A Phase II Study of Low Dose HyperAcute(R)-Pancreatic Cancer Vaccine in Subjects With Surgically Resected Pancreatic Cancer
Unfortunately, despite the best clinical efforts and breakthroughs in biotechnology, most
patients diagnosed with pancreatic cancer continue to die from their disease in a very short
period of time. The primary reason for this is the short progression time of the disease; in
fact, most patients with pancreatic cancer have symptoms at the time of the diagnosis.
Moreover, lack of any single agent or procedure to have any significant impact on long term
survival rates further contributes to poor prognostic outcomes observed with this disease.
These reasons are the major causes of cancer progression that are usually discussed when
considering treatment options for patients with disease that continues to grow and spread.
However, another important part of the body should be considered-- the immune system.
Scientists have clearly shown that pancreatic cancer cells as well as other cancer cells
produce a number of abnormal proteins or abnormal amounts of certain proteins not found in
normal cells. Normally one would expect a patient to develop an immune response against
these abnormal proteins found in their cancer and attack them much the way we would fight
off an infection from a foreign bacteria or virus. However, for reasons that scientists do
not fully understand, the immune system fails to respond to these abnormal proteins and does
not attack the cancer cells. This human clinical trial proposes a new way to make the immune
system recognize the cancer and encourage it to attack the cancer cells.
Many people are familiar with the idea of transplants between people of organs like the
kidneys or heart. When an organ transplant between two people is completed one of the
problems that can occur is rejection of the donated organ by the recipient. This can occur
because the immune system of the patient who receives the organ attacks the donated organ.
If you were to attempt to transplant a pig heart to a human the rejection would be
dramatically stronger than when organs are transplanted between two people. This is partly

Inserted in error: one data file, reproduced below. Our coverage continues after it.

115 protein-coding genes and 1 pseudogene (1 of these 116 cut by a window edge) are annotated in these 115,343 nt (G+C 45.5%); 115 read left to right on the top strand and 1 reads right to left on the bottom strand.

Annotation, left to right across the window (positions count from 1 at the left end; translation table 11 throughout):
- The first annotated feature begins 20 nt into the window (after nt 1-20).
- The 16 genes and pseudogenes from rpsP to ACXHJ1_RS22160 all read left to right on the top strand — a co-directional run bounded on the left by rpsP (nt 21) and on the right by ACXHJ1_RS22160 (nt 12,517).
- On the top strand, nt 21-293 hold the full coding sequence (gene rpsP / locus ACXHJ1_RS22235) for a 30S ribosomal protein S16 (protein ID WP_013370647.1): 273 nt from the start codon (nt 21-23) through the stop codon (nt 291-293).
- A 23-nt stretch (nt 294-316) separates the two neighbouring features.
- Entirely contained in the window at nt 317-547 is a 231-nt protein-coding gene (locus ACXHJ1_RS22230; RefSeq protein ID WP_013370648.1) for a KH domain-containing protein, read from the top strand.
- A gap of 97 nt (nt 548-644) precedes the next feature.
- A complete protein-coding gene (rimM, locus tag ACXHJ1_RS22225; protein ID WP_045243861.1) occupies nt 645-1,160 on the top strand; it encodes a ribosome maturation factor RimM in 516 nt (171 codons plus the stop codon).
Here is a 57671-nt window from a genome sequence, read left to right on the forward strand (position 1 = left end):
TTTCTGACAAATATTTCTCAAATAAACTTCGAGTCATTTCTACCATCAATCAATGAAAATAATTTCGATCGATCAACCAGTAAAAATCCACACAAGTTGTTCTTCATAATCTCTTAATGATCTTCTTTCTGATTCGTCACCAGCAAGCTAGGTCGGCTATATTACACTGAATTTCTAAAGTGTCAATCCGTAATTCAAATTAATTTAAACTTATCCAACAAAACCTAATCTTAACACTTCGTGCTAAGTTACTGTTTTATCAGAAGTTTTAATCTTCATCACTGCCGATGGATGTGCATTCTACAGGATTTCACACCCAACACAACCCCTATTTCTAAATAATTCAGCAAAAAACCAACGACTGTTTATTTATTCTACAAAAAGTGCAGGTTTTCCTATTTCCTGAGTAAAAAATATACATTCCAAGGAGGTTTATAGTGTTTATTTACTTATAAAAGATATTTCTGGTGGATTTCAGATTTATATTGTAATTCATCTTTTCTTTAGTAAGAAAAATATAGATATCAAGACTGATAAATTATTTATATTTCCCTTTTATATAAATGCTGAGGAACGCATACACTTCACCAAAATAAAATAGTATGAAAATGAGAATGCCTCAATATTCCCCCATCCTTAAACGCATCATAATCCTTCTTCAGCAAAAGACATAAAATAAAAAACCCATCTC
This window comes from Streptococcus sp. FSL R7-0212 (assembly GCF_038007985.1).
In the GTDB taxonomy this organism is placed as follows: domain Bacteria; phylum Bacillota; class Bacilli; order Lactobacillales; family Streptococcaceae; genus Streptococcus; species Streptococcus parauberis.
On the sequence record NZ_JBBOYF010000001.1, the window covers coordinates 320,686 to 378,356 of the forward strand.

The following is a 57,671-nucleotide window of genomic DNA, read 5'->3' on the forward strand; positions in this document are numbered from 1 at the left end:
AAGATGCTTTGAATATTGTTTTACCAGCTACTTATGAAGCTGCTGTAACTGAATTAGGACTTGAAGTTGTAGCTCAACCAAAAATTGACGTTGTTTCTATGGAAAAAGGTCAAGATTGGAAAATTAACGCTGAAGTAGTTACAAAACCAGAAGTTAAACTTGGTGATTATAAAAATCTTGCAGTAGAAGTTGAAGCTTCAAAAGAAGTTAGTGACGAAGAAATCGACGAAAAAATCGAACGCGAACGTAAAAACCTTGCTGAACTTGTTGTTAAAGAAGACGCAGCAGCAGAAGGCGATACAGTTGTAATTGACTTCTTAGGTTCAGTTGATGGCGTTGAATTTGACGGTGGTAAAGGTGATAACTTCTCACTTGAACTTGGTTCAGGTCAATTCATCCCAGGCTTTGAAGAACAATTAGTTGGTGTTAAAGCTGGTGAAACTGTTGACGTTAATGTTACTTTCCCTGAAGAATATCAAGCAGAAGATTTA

because lower animals express sugar-protein patterns on the surface of their cells that
humans do not. In fact, our immune systems can quickly recognize tissues from lower mammals
such as the pig or the mouse and destroys them.
In this project, we propose to put a mouse gene into human pancreatic cancer cells that
produces these abnormal sugar patterns and stimulates the immune system to attack the
pancreatic cancer. This strategy works well to kill other human cancer cells in the
laboratory, but it needs to be tried in pancreatic cancer patients to see if it will be
effective. We propose to test this new treatment in patients with pancreatic cancer who have
undergone tumor resection to see if it can stop or slow recurrence of tumors in these
patients. Patients will be injected with an anti-tumor vaccine consisting of a mixture of
two types of dead human pancreatic cancer cells that have been genetically altered to
express the mouse gene responsible for making this abnormal sugar-protein on the cells.
Allocation: Non-Randomized, Endpoint Classification: Safety/Efficacy Study, Intervention Model: Parallel Assignment, Masking: Open Label, Primary Purpose: Treatment
The primary objective of this Phase II trial is to assess disease-free survival (DFS) at one (1) year following initiation of treatment as the primary endpoint of the study in subjects treated with the HyperAcute®-Pancreatic Cancer Vaccine
Charles J. Link, M.D.
NewLink Genetics Corporation
United States: Food and Drug Administration
|University of Louisville||Louisville, Kentucky 40202|